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An Evening With Frankie Avalon will be at 8 p.m. Oct. 19 in the Bezemes Family Theater at Lindenwood University in St. Charles. Call the box office at 636-949-4433 or email firstname.lastname@example.org for more information.
The Rangers 370 Lakeside Fishing Derby will be from 8:30 a.m.-12:30 p.m. Oct. 5 at 370 Lakeside Park, 1000 Lakeside Park Drive, just off Highway 370. Prizes will be awarded in two age divisions: ages 6-12, and 13 and up. Cost is $5 per person. Advance registration is available in person at the St. Peters Rec-Plex, 5200 Mexico Road, by phone at 636-939-2386, ext. 1400, or online using the Rec-Connect registration feature. Same-day registration also will be available.
In the end, there was no art. Only science. And this was sort of the problem, wasn’t it? After five-plus years of watching everything break bad, the finale gave us 75 minutes of watching everything break just right. There was plenty of sweet coincidence and even sweeter revenge. The timing was deliberate, and immaculate. Where Heisenberg’s plans once rained down on Albuquerque with all the grace and subtlety of an exploded airliner, Walt’s endgame tumbled like dominoes. Everything, even the promised M60, fizzed and popped so perfectly it felt almost sterile. Walt — and at the end it was only Walt — finally got his clean lab, his pristine experiment. As he lay dying, surrounded by the beakers and tubes that were his most constant companions, he could smile and rest easy knowing that the purity of his last cook was 100 percent.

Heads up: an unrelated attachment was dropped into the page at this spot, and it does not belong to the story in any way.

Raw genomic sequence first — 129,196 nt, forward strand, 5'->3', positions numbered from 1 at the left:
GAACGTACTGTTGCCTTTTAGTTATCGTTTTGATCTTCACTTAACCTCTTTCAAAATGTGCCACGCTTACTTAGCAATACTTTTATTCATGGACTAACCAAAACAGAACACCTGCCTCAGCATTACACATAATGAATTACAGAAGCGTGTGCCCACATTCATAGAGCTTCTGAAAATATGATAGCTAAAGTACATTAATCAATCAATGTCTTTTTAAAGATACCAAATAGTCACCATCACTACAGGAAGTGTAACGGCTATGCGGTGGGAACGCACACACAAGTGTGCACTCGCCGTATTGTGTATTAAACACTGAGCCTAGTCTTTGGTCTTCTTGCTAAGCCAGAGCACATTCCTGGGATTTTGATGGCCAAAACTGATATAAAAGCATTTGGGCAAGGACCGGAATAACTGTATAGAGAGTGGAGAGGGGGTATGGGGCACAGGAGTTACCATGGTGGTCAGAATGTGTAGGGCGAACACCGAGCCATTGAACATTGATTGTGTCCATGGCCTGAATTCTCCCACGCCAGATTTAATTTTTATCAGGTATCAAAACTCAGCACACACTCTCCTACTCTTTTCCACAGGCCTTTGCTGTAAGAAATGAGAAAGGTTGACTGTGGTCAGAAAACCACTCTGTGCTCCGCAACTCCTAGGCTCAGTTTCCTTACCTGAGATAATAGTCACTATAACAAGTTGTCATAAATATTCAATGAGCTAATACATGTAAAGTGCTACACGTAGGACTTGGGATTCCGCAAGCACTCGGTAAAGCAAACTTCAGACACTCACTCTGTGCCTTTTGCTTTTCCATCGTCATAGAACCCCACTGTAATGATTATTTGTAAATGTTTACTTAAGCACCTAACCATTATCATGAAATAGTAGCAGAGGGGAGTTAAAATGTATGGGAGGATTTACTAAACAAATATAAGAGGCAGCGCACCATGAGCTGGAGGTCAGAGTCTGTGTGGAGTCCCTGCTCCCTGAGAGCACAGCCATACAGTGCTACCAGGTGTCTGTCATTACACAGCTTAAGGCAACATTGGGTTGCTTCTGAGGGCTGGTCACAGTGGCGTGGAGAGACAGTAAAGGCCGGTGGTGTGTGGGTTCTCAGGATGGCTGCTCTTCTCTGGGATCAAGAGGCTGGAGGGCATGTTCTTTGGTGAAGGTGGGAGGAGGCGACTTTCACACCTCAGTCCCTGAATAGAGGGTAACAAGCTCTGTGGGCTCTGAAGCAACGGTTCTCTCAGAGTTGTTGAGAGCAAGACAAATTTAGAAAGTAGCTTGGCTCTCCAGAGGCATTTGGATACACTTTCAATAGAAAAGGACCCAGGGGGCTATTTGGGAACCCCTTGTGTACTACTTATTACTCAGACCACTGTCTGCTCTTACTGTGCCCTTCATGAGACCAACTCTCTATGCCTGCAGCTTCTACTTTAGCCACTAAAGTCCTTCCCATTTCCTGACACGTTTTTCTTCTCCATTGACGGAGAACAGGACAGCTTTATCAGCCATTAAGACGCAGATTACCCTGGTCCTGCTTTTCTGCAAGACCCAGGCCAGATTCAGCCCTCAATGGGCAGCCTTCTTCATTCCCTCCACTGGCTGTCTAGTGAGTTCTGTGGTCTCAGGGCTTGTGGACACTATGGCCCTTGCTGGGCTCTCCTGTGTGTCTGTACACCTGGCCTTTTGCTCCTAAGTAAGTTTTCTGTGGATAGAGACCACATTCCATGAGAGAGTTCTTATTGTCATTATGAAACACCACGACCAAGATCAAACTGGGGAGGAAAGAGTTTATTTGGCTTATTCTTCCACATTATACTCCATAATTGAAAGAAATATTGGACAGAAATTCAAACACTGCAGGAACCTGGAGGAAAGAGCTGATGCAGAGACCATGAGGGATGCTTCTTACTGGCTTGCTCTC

Breaking Bad wasn’t a procedural and it wasn’t (exactly) a period piece. It was a mystery box filled with working gears and expertly soldered wires. It grounded dizzying flights of visual fancy with a blue-collar love of process, a dedication to the solid, unglamorous work of getting a story from point A to point Crazy and back again. It was, at once, flammable and controlled, the charming Winnebago and the ruthless superlab. For good or bad, there was always a scientific method to its madness. This was a breathtaking, risky story that always remembered to keep its gas mask on, its hazmat suit zipped. In the end, as in the beginning, Breaking Bad was just too smart to go totally wild.
But was it equally satisfying? I’m not so sure. In many ways, the story of Breaking Bad ended last week: a dying, bitter man got away with murder; his punishment was surviving long enough to see his empire reduced to recriminations and dust. “Felina” gave Walt a chance for a rewrite and Vince Gilligan and his merry crew of chemists a chance to take every loose end remaining from the preceding 61 hours and tie them together in a decorative dragonfly knot. There weren’t many surprises — yes, the gun was for the Nazis; the ricin, now and forever, meant for Lydia — but there was closure. There’s been a great deal of talk these past few weeks about how Gilligan is a moralist, but I have to say, I have my doubts. After last night, I’d say he’s an aesthete, one who admires clean lines and elegant design above all else. In this, Jesse’s golden-hued woodworking fantasy seemed more like an OCD dream on loan from his creator than the actual imaginings of an imprisoned meth cook. Appreciating Breaking Bad is like appreciating architecture; its form is inseparable from its function.
The Second Annual Fall Craft Show will be from 9 a.m.-3 p.m. Oct. 19 at Holy Cross Lutheran Church, 8945 Veteran’s Memorial Parkway, O’Fallon. The event will feature handcrafted, handmade and craft items. Food and drink will be available for purchase. Vendors are still being accepted. Call Laura Hoffman at 314-724-6671.